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Here’s the Music Industry News Roundup for the week ending on March 31st, 2017. There is less news about streaming than in past weeks, but there’s still lot of very interesting items nonetheless. Let’s get into it.
New music is cool, but it’s old music that sells. The weekly Top 50 is only worth less than 4% of the total music revenue pie, and gets most of the audio and video streams.
Warner Records just launched a vinyl-only label. The difference is that all the releases are selected by fans.
Whatever happened to Generation X? They joined the ranks of the Baby Boomers, that’s what. Interesting story of the transition here.
5 ways Spotify is gaining leverage over the major labels. It needs all the leverage it can get because it still also needs those new label licensing deals.
Can Snapchat change the music business? I have my doubts, but this article thinks it’s possible.
Every hear of a record store crawl? There’s one coming to New York City in April and 11 more cities during the summer.
A battle is shaping up at the US Copyright Office. And it could have a big affect on the music business.
iHeartRadio now has more than 100 million users. Doesn’t matter, the company still has big financial problems.
Sad to say, but music education appears now to be only for the white and wealthy. With all the money spent on other things that are frivolous in the grand scheme of things, you’d think that there’d be a little money for something so essential.
That’s the Music News Roundup of what went on in the music industry last week. Have a great week ahead!
As mentioned here before, Spotify’s licensing deals with the major labels is currently out of contract. This is a big deal since the company wants to go public this year, and that could be put in jeopardy if it doesn’t have its licensing house in order. But the labels are driving a hard bargain, not only financially but how their new music will be served up to users, and that could make Spotify tiers look different soon.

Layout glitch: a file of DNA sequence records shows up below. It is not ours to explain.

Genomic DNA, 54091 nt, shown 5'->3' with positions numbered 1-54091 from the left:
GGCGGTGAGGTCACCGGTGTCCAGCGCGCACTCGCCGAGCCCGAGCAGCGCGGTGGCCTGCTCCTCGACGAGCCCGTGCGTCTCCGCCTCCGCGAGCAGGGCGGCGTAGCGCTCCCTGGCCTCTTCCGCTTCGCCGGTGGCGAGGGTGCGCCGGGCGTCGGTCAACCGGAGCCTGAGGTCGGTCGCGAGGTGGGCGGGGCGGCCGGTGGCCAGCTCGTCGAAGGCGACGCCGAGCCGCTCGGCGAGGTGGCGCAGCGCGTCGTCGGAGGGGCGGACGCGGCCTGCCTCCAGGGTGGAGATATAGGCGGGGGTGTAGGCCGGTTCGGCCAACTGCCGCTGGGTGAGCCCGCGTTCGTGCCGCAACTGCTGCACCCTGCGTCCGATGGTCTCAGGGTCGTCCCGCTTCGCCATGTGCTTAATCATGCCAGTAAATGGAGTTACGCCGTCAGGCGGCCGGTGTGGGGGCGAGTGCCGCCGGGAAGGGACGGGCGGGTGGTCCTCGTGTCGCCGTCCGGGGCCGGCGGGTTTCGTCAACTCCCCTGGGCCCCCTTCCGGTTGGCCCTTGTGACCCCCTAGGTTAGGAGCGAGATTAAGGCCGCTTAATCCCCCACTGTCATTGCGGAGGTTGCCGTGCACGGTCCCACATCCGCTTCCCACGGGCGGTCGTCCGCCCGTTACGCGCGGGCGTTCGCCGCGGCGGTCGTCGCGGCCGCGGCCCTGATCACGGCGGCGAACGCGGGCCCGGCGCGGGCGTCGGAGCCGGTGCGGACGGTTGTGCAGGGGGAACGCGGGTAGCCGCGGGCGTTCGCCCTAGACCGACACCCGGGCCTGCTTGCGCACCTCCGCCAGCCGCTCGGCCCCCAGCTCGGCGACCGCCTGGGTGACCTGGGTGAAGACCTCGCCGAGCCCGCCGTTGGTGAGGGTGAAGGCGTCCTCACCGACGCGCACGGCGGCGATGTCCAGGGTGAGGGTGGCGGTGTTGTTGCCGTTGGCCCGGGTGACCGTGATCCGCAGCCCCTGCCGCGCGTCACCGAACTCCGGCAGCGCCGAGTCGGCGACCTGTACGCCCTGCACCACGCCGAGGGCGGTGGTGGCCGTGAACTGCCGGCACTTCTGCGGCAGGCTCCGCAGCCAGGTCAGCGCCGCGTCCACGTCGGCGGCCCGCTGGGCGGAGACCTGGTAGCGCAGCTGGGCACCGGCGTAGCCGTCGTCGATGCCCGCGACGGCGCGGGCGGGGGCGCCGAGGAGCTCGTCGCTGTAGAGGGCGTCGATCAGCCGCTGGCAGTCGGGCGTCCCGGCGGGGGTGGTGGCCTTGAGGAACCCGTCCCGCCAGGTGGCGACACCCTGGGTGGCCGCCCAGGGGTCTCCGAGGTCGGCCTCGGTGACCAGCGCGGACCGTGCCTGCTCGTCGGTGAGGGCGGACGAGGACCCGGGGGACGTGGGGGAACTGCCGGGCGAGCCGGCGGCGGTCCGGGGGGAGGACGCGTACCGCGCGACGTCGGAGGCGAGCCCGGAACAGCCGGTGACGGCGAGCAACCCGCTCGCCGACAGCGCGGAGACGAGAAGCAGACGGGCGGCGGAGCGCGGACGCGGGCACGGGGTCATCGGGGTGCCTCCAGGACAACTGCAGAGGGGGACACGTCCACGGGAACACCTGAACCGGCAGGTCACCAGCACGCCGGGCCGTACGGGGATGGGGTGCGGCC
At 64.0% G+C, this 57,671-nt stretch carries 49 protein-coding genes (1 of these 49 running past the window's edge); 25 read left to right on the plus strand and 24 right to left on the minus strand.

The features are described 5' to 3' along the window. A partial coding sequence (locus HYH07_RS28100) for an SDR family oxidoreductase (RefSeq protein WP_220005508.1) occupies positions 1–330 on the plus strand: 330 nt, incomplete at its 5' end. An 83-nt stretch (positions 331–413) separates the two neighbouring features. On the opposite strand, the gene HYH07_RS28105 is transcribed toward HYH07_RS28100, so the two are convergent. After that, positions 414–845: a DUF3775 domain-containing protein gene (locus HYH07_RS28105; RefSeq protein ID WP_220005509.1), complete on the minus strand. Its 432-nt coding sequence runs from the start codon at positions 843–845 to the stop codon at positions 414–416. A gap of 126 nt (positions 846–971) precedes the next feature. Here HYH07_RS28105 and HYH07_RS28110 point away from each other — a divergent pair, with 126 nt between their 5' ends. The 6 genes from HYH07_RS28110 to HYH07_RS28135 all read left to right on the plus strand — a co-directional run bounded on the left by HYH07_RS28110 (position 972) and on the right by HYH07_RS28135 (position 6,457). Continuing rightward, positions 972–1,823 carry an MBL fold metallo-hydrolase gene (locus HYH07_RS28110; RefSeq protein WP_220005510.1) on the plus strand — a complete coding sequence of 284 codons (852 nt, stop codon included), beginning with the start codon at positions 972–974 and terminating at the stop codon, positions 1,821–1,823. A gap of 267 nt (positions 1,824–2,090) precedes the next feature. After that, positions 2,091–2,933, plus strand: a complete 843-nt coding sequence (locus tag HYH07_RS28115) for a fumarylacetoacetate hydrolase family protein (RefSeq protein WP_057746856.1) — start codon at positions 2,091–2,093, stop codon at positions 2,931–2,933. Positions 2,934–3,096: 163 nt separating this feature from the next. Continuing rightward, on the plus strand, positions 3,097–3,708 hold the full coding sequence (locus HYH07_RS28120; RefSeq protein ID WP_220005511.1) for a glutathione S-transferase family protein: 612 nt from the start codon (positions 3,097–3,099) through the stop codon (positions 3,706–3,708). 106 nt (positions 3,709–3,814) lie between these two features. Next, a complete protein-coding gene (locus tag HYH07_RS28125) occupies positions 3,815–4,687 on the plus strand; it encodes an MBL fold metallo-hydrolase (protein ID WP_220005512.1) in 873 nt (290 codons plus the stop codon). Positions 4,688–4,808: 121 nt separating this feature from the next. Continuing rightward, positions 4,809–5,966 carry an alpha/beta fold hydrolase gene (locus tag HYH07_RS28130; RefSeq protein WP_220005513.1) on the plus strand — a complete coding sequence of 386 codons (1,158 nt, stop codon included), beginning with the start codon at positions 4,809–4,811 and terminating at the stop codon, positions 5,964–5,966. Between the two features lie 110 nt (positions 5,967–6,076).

One of the things that’s already happening is that some of the hottest new releases will only be available on the paid tier (why did it take them so long to think of this?). Of course that’s an incentive for more people to upgrade from the free tier, but there may be something else coming soon that amplifies that strategy.
It’s been reported that the labels are pushing for the free tier to be for singles only that are past their release “window” (the amount of time after it’s been exclusive on the paid tier), and the rest of the album will only be available on the paid tier. Again, this makes total sense in that it’s another incentive to get users to pay.
Of course, should Spotify adopt that strategy, then you can be sure that the other streaming networks wouldn’t be too far behind.
It’s also been reported that the majors are pushing to up their stakes in Spotify in exchange for the new licensing agreements (yes, the majors all own a piece of Spotify), which could make them quite a bit of money when the company IPOs.
All this means that there’s a lot going on behind the scenes at Spotify and negotiations will get more intense in the coming days and weeks. The sooner this is all worked out, the sooner the company can IPO, something that the investors are pushing heavily for. This might not be the best thing for music consumers, but reconfigured Spotify tiers will be better for artists, labels and publishers in the long run.
Here’s a very interesting video from The Economist that looks at the new dynamics of the record business and whether an artist really needs a record label these days. It’s a veiled advert for Kobalt, but frankly, that company is way ahead of the game when it comes to not only collecting artist royalties, but reporting them as well.
I had a personal demonstration from founder Willard Ahdritz a few years ago and it was indeed impressive in that an artist could see in real time how much he was making. This, of course, beats having to wait until the end of the quarter or even the end of the year to see a statement to see how much you’ve earned.
As the video correctly points out, Kobalt is perfect for an established artist, but the company has yet to break a new artist, and this is where record labels traditionally excel. Major labels are also able to take a successful artist and boost her to superstar status because of the infrastructure they have in place, something that can’t be easily replicated.
So there is a place for the record label in today’s Music 4.0 world, but there’s also a place for a rights management firm like Kobalt. Check out the video as well as this interesting article to learn a lot more.